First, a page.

Some Light On SolidWorks On The Cloud

Ralph Grabowski left this very interesting comment to my post “The Deafening Silence From SolidWorks On The Cloud“.

Jeff Ray told some of us over lunch that their non-Windows development is located in a “skunkworks” about ten miles from SolidWorks offices. Their board gave the developers a year to come up with something — not the three years they wanted. Today, even “just” a year is a long time.

The irony is that SolidWorks was a trailblazer with Windows (considered not a cad platform in the early 1990s) and now they seem as stuck on Windows as other CAD vendors back then were on DOS 386 and Unix.

Make of it what you will.

  • MRand

    I don’t get the irony part of his comment when on stage at solidworks world they showed it running on a mac, and said that it would run on any operating system. Someone had a picture of all the o/s symbols including the linux penguin. Maybe Ralph has selective memory.

  • ralphg

    My perspective must be read in context of Deelip’s posting, “The Deafening Silence From SolidWorks On The Cloud.”

    At SolidWorks World, SolidWorks apparently ran on multiple OSs and form factors. It was slight of hand: a server was pushing highly compressed raster images to the Mac and other devices.

    Since SolidWorks World, the company has only announced DraftSight for Mac and Linux, but these are produced by Graebert of Berlin, Germany — not DS SolidWorks. The only other item in this category is the Enovia-based SolidWorks Connect that comes out sometime in the first half of next year.

    In the same few months, it is Autodesk who has shown/announced two different ways of running AutoCAD in Web browsers, on the Mac, and on iPhones/iPads.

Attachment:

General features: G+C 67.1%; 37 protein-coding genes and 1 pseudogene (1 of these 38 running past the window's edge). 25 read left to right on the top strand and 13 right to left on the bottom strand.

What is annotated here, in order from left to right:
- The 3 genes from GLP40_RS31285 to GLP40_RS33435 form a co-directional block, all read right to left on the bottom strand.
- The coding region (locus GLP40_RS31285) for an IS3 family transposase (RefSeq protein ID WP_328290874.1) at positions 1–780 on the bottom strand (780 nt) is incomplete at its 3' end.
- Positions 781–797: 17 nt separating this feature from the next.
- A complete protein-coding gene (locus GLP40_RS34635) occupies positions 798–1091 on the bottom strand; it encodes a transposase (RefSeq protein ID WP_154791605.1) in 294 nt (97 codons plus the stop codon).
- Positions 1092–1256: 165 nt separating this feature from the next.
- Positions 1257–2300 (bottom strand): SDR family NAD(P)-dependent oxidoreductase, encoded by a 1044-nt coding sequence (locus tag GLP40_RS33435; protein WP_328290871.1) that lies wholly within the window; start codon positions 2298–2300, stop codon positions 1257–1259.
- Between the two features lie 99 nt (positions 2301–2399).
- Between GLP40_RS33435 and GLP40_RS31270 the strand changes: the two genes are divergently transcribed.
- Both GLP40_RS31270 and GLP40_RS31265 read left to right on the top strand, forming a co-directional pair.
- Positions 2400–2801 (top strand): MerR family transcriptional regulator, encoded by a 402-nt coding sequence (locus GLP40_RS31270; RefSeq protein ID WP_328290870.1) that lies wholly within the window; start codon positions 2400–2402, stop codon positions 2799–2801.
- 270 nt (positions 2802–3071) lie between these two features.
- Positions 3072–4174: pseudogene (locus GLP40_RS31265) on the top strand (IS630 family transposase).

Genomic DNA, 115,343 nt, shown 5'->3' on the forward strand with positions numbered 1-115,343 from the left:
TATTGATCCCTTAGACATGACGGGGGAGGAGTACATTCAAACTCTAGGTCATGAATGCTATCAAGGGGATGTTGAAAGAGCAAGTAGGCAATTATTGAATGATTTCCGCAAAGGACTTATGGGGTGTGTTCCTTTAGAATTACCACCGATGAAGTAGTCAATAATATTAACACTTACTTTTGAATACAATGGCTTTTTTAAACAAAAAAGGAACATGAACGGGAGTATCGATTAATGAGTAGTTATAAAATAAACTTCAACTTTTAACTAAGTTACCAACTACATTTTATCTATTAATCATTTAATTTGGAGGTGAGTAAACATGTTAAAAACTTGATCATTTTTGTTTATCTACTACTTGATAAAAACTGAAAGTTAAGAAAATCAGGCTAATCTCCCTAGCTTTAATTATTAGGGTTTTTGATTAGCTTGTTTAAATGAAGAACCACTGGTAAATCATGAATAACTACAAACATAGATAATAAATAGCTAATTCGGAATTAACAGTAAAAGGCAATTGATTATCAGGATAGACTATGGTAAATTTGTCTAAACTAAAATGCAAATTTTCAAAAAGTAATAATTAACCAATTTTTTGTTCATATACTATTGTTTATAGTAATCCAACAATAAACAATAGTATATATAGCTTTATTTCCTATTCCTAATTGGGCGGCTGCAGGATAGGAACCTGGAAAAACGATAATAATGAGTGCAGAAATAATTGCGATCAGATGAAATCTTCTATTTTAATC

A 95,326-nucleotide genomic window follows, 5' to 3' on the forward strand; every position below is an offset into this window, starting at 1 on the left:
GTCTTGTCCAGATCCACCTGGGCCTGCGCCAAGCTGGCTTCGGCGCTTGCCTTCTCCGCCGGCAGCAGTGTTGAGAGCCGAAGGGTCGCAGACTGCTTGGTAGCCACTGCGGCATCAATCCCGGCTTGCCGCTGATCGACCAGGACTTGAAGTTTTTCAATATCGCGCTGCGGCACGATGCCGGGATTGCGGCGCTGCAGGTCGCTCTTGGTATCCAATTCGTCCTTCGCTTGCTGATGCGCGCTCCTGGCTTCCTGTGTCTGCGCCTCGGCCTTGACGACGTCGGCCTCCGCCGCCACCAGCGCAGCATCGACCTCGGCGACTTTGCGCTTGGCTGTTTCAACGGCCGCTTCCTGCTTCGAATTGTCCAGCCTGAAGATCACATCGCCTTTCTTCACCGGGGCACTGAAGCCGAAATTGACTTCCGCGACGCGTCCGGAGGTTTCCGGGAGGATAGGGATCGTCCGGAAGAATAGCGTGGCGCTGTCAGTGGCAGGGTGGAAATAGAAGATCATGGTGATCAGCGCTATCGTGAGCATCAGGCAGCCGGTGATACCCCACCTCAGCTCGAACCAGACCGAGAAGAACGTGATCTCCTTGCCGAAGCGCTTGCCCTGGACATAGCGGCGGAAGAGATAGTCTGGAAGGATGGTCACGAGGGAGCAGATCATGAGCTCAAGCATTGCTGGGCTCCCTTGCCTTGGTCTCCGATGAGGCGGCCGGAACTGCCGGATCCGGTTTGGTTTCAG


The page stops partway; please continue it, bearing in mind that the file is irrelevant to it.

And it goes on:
SolidWorks itself on multiple OSs and platforms is nowhere to be seen. It remains firmly locked to Windows. It is DS SolidWorks who is being selective.

  • Anthony Co

    With the windows O/S not having a clear direction on what they really stand for, makes me wonder why SW is not inclined to look for other more stable and optimized operating systems like Linux or Mac. Is porting code a difficult thing for the developers?

  • ralphg

    Porting from Windows code is very difficult, because CAD vendors use Microsoft’s programming languages, Microsoft’s programming tools, Microsoft’s operating system extensions, and Microsoft’s user interface APIs.

    All that must be replaced by OS-neutral APIs. For instance, Graebert rewrote its PowerCAD using the QT interface API (resulting in ARES).

    The core code and extensions need not be rewritten, such as ACIS and constraints.

  • Kevin Quigley

    My interpretation of this is that SW Cloud (aka CATIA v6) was running on a web server somewhere and being interfaced via a web browser type app on Mac OSX, Windows and Linux. In this context the actual OS the CAD app runs on is irrelevant as it is the interface to it that matters – like Google Docs or any web app.

    I suspect SW Cloud probably runs on some kind of Unix OS, so this in itself makes a desktop version on Windows unlikely.